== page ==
How true is this of you? 1 2 3 4 5 NOT AT ALL TRUE SOMEWHAT TRUE VERY TRUE 19. but makes me think. 1 2 3 4 5 NOT AT ALL TRUE SOMEWHAT TRUE VERY TRUE 18. 1 2 3 4 5 NOT AT ALL TRUE SOMEWHAT TRUE VERY TRUE 14. How true is this of you? 1 2 3 4 5 NOT AT ALL TRUE SOMEWHAT TRUE VERY TRUE 17. When I’m working out a problem.). Then if they don’t do well on their class work. they can say it is because they were involved with other things. having to help their parents. 1 2 3 4 5 NOT AT ALL TRUE SOMEWHAT TRUE VERY TRUE 41 . Patterns of Adaptive Learning Scales (PALS) 13. Then if they don’t do well on their class work. I sometimes annoy my teacher during class. My teacher asks me to explain how I get my answers. 1 2 3 4 5 NOT AT ALL TRUE SOMEWHAT TRUE VERY TRUE 16. 1 2 3 4 5 NOT AT ALL TRUE SOMEWHAT TRUE VERY TRUE 15. My teacher doesn’t let me do just easy work. Some students purposely get involved in lots of activities. they can say this is the reason. my teacher tells me to keep thinking until I really understand. taking care of a brother or sister. etc. Some students look for reasons to keep them from studying (not feeling well. My chances of succeeding later in life don’t depend on doing well in school.

I prefer to do work as I have always done it. I don’t like to learn a lot of new concepts in class. It’s very important to me that I don’t look smarter than others in class. One of my goals is to show others that I’m good at my class work. 1 2 3 4 5 NOT AT ALL TRUE SOMEWHAT TRUE VERY TRUE 26. 1 2 3 4 5 NOT AT ALL TRUE SOMEWHAT TRUE VERY TRUE 42 . 1 2 3 4 5 NOT AT ALL TRUE SOMEWHAT TRUE VERY TRUE 27. Patterns of Adaptive Learning Scales (PALS) 20. 1 2 3 4 5 NOT AT ALL TRUE SOMEWHAT TRUE VERY TRUE 25. 1 2 3 4 5 NOT AT ALL TRUE SOMEWHAT TRUE VERY TRUE 22. 1 2 3 4 5 NOT AT ALL TRUE SOMEWHAT TRUE VERY TRUE 23. rather than trying something new. I wouldn’t volunteer to answer a question in class if I thought other students would think I was smart. 1 2 3 4 5 NOT AT ALL TRUE SOMEWHAT TRUE VERY TRUE 24. 1 2 3 4 5 NOT AT ALL TRUE SOMEWHAT TRUE VERY TRUE 21. I sometimes copy answers from other students during tests. One of my goals in class is to learn as much as I can. If I did well on a school assignment. I wouldn’t want other students to see my grade.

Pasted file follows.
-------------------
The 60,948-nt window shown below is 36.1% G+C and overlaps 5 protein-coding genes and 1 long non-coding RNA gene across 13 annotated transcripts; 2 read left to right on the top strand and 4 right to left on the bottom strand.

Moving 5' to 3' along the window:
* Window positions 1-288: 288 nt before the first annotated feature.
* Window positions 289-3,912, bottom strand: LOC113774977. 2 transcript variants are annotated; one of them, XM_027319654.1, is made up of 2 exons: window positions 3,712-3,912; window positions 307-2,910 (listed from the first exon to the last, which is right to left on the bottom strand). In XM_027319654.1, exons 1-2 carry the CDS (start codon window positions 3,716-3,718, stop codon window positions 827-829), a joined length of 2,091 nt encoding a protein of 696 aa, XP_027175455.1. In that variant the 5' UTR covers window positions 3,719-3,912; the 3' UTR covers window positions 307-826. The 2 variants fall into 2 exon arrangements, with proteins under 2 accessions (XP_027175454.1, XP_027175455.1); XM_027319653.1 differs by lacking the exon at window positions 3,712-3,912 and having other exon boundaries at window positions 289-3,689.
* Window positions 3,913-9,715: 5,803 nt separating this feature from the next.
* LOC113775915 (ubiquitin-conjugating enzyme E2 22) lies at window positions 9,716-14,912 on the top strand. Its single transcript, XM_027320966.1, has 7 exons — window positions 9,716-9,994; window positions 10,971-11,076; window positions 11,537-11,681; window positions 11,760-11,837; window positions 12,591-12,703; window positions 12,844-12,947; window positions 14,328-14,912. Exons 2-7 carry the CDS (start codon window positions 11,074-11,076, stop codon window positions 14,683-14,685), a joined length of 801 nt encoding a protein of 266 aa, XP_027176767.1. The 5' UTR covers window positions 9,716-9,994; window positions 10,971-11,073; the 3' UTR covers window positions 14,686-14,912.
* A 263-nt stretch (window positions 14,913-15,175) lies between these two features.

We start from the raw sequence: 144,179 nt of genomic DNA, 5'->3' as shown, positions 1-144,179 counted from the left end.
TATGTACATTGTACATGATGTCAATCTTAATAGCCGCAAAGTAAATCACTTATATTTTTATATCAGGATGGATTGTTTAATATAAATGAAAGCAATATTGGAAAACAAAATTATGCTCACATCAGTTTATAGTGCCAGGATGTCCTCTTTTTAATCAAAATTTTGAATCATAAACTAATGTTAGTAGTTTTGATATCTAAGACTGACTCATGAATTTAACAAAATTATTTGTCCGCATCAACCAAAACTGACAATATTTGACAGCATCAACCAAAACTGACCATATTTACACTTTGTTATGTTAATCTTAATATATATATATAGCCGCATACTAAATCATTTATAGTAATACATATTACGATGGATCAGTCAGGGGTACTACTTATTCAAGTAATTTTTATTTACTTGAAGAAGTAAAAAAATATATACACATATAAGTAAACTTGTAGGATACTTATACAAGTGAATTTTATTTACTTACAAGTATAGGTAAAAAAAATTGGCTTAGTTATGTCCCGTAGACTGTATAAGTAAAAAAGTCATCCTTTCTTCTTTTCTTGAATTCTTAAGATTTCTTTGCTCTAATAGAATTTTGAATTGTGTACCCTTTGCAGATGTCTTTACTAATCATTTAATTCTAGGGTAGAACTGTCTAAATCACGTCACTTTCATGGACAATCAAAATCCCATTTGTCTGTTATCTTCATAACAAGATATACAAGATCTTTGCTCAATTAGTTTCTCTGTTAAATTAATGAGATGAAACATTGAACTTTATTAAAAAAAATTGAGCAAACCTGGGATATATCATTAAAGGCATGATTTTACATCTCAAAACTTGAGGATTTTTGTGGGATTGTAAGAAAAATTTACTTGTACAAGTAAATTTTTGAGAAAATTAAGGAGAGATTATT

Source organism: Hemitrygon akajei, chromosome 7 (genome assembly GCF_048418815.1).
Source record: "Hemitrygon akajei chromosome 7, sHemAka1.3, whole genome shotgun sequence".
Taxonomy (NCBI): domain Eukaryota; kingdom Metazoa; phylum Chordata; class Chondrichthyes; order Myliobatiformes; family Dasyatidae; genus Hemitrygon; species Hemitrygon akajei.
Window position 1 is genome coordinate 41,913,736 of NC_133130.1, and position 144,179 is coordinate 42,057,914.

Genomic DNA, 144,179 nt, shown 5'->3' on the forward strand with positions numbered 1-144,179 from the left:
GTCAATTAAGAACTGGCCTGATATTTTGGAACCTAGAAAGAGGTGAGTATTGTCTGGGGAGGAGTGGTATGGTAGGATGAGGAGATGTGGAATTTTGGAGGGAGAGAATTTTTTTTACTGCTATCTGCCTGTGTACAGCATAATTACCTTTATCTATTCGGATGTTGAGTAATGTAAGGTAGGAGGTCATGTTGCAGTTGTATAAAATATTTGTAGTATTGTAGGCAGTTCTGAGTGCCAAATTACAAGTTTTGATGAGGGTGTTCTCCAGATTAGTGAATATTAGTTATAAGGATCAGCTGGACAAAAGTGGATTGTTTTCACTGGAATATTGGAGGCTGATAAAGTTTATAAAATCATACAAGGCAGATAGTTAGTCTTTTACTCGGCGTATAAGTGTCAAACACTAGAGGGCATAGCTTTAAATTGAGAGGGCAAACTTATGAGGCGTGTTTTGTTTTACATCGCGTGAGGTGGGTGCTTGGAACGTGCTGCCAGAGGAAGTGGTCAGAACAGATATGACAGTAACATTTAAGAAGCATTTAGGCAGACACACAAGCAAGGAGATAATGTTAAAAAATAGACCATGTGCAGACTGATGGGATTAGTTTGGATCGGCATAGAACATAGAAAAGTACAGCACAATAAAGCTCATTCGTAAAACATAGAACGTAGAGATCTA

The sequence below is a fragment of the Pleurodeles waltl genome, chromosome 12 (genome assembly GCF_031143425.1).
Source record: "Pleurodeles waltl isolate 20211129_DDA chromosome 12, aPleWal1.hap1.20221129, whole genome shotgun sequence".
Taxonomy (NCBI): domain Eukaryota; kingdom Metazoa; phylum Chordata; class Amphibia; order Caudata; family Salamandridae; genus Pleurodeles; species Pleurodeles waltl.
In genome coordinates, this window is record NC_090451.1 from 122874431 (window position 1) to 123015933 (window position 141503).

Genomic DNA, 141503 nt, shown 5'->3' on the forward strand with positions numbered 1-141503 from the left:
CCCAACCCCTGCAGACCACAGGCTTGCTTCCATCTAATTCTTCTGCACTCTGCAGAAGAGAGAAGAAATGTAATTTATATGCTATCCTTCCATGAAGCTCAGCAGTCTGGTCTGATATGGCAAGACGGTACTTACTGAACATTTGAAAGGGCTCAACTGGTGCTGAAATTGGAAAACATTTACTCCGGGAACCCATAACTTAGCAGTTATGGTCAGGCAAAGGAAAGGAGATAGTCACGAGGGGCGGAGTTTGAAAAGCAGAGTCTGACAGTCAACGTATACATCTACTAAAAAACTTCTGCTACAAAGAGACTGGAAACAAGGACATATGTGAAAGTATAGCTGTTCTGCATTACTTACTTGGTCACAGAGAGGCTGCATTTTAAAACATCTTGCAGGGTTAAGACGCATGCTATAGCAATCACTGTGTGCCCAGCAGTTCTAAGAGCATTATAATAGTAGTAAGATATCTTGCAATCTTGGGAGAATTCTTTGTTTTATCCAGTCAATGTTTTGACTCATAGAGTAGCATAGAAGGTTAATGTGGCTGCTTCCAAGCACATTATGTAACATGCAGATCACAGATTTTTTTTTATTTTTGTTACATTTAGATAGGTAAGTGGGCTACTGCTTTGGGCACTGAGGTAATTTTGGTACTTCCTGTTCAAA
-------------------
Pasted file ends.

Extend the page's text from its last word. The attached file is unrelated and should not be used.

1 2 3 4 5 NOT AT ALL TRUE SOMEWHAT TRUE VERY TRUE 30. 1 2 3 4 5 NOT AT ALL TRUE SOMEWHAT TRUE VERY TRUE 29. I sometimes behave in a way during class that annoys my teacher. 1 2 3 4 5 NOT AT ALL TRUE SOMEWHAT TRUE VERY TRUE 34. Patterns of Adaptive Learning Scales (PALS) 28. 1 2 3 4 5 NOT AT ALL TRUE SOMEWHAT TRUE VERY TRUE 31. Getting good grades in school won’t guarantee that I will get a good job when I grow up. Doing well in school doesn’t improve my chances of having a good life when I grow up. I sometimes get into trouble with my teacher during class. 1 2 3 4 5 NOT AT ALL TRUE SOMEWHAT TRUE VERY TRUE 32. One of my goals is to master a lot of new skills this year. 1 2 3 4 5 NOT AT ALL TRUE SOMEWHAT TRUE VERY TRUE 43 . One of my goals is to keep others from thinking I’m not smart in class. I sometimes cheat on my class work. 1 2 3 4 5 NOT AT ALL TRUE SOMEWHAT TRUE VERY TRUE 33.

it won’t help me fulfill my dreams. 1 2 3 4 5 NOT AT ALL TRUE SOMEWHAT TRUE VERY TRUE 37. 1 2 3 4 5 NOT AT ALL TRUE SOMEWHAT TRUE VERY TRUE 41. 1 2 3 4 5 NOT AT ALL TRUE SOMEWHAT TRUE VERY TRUE 36. I would choose class work I knew I could do. Even if I am successful in school. It’s important to me that I thoroughly understand my class work. I like academic concepts that are familiar to me. rather than those I haven’t thought about before. I sometimes copy answers from other students when I do my class work. Patterns of Adaptive Learning Scales (PALS) 35. I would try to do my work in a way that didn’t show it. 1 2 3 4 5 NOT AT ALL TRUE SOMEWHAT TRUE VERY TRUE 44 . One of my goals is to show others that class work is easy for me. 1 2 3 4 5 NOT AT ALL TRUE SOMEWHAT TRUE VERY TRUE 38. rather than work I haven’t done before. 1 2 3 4 5 NOT AT ALL TRUE SOMEWHAT TRUE VERY TRUE 40. If I were good at my class work. 1 2 3 4 5 NOT AT ALL TRUE SOMEWHAT TRUE VERY TRUE 39.